Photo taken on March 29, 2022 shows packages of Sinovac COVID-19 vaccine at the Phnom Penh International Airport in Phnom Penh, Cambodia. (Photo by Ly Lay/Xinhua)
International investment banks and financial institutions generally believe that China will continue to be the "engine" and "stabilizer" driving the recovery of the world economy.
BEIJING, March 14 (Xinhua) -- The world community recently marked three years since the World Health Organization (WHO) called the COVID-19 outbreak a pandemic.
Global observers said that over the years China, from saving lives to minimizing the impact on people's daily life, has succeeded in balancing the fight against COVID-19 with economic and social development, enabling the country to continue serving as an engine for the global economy.
By assisting other countries in fighting the pandemic and calling for concerted efforts to build a global community of health for all, China has also made significant contributions to global health governance, they said.
Visitors view an exhibition titled "100 Photographers Focus on COVID-19", which displays 80 images taken by top Chinese photographers during the COVID-19 pandemic, at China World Mall in Beijing, capital of China, Aug. 1, 2020. (Xinhua/Lu Peng)
China has succeeded in fighting COVID-19, said Magdy al-Dahshan, former vice dean of the Faculty of Medicine of Egypt's Al-Azhar University. "The huge population of China was a challenge, but China has taken strong and precautionary measures in order to protect its people."
According to data released by the WHO, as of March 1, there are more than 758 million confirmed cases and more than 6.85 million COVID-related deaths in the world. China is among the countries with the lowest rates of severe illness and mortality.
Over the past three years, China has been adjusting its epidemic response in light of the evolving situation. It has also invested heavily to expand its treatment capacity and ensure medical supplies in the country's less-developed rural areas. Hospitals spared no effort in treating the elderly and other vulnerable people.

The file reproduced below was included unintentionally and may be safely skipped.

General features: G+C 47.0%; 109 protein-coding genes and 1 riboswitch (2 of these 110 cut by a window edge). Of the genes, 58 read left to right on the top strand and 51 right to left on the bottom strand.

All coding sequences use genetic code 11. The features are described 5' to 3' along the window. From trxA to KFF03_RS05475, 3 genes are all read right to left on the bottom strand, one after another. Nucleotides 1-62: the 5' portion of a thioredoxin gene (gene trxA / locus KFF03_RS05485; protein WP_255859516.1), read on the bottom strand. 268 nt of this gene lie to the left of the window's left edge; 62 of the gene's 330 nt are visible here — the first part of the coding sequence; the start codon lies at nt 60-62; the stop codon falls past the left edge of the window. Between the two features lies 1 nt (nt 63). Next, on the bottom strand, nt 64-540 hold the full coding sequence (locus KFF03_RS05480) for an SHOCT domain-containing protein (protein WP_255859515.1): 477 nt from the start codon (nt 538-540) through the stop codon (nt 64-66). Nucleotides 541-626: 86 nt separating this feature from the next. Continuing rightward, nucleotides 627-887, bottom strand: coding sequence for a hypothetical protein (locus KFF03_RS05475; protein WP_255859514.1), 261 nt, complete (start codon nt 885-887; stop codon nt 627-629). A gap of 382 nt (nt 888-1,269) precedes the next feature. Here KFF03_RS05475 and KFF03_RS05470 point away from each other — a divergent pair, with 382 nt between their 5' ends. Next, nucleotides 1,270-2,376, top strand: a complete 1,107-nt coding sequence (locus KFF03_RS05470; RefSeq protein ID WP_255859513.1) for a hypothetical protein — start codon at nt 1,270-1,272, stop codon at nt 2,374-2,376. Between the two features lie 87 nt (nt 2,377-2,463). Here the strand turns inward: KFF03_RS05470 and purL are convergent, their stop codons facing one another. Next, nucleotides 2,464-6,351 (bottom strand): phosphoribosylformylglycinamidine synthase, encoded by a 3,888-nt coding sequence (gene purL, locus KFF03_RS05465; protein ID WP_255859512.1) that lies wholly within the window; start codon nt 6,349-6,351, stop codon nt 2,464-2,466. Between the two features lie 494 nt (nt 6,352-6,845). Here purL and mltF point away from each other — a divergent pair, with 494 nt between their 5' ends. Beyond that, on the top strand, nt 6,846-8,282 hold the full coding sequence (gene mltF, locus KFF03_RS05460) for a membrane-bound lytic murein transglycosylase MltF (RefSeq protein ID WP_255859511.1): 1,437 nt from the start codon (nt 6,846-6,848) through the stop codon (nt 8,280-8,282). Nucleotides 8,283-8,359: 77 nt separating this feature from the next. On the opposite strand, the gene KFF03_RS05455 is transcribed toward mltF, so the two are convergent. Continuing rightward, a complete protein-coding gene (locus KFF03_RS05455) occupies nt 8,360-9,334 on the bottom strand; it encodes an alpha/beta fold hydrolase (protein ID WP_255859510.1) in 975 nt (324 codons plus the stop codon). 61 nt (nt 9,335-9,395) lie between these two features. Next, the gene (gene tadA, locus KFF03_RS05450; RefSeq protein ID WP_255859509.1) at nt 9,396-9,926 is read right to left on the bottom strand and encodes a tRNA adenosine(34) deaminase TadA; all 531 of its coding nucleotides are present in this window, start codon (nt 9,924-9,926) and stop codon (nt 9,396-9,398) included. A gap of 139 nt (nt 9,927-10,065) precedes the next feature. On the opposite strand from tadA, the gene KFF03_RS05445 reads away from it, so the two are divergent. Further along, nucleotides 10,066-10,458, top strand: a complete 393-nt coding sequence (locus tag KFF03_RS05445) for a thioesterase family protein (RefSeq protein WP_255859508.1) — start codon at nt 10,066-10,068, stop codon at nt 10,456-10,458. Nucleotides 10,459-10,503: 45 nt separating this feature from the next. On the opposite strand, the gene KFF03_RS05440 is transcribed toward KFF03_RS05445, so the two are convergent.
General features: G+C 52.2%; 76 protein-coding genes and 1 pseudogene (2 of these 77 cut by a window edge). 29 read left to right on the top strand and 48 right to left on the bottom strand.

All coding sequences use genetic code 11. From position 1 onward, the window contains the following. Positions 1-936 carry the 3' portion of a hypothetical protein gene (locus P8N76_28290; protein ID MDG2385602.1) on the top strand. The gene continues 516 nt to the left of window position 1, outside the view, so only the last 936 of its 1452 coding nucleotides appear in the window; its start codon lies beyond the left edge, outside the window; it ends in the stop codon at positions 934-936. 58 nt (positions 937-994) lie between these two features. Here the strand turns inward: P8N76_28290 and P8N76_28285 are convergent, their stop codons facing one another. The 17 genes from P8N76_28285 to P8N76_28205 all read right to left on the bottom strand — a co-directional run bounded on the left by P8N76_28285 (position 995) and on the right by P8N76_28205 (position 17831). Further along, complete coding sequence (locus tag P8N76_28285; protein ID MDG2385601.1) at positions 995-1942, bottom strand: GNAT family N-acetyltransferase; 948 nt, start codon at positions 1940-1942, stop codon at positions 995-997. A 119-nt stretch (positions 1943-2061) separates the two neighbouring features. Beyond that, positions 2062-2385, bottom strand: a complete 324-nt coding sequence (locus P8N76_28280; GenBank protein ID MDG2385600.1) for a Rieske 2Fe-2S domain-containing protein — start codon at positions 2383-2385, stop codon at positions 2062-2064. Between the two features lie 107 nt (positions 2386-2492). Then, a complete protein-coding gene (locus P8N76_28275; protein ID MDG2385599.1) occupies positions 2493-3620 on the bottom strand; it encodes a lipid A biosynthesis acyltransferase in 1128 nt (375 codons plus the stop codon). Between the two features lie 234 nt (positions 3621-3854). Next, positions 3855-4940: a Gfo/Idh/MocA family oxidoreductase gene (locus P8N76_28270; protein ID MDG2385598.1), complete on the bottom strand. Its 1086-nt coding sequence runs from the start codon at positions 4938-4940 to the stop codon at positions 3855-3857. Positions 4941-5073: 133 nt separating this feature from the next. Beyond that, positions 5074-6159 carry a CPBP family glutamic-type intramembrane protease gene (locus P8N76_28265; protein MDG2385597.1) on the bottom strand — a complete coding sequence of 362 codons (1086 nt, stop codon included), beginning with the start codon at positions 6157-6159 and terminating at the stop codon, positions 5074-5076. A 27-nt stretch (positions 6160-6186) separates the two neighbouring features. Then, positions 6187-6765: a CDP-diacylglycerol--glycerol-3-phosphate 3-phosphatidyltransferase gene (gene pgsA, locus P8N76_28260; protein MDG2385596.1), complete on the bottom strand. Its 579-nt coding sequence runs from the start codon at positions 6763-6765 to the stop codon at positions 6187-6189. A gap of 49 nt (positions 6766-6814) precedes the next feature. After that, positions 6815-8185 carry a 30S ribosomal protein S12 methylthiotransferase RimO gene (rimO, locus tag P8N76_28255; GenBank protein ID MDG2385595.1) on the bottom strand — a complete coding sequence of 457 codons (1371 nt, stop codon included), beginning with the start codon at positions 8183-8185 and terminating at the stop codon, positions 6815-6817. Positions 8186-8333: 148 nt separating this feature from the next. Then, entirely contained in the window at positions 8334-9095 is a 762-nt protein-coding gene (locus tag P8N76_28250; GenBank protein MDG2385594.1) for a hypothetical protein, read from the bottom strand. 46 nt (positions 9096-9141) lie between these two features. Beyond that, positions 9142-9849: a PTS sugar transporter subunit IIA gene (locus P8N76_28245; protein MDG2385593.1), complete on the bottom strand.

Beyond its border, China has supplied aid to other countries and shared its experience in battling the coronavirus. So far, it has provided anti-pandemic supplies to 153 countries and 15 international organizations and co-hosted more than 300 exchange activities on epidemic prevention and control and medical treatment with over 180 countries and regions and more than 10 international institutions.
"The Chinese government has been extremely consistent with its people-centered principle in its fight against COVID-19. Its main goal has been to preserve every life," said Eduardo Regalado, a researcher at the International Policy Research Center of Cuba.
This aerial photo shows vehicles waiting to be exported at a port in Lianyungang, east China's Jiangsu Province, Jan. 13, 2023. (Photo by Geng Yuhe/Xinhua)
A BOOSTER TO WORLD ECONOMY
In the last three years, China has effectively coordinated epidemic response with economic and social development, with an average economic growth of 4.5 percent from 2020 to 2022, outpacing the world average of around 2 percent. It has reinforced its status as an engine for the global economy.
According to a survey by the China Council for the Promotion of International Trade, 99.4 percent of foreign enterprises surveyed are confident about China's economic prospects in 2023.
"Growth in China is projected to rise to 5.2 percent in 2023, reflecting improving mobility," the International Monetary Fund said in an update to its World Economic Outlook report.
Despite the pandemic, China's GDP reached a record high of 121 trillion yuan (17.5 trillion U.S. dollars) in 2022 after the country broke the thresholds of 100 trillion yuan in 2020 and 110 trillion yuan in 2021, according to official data.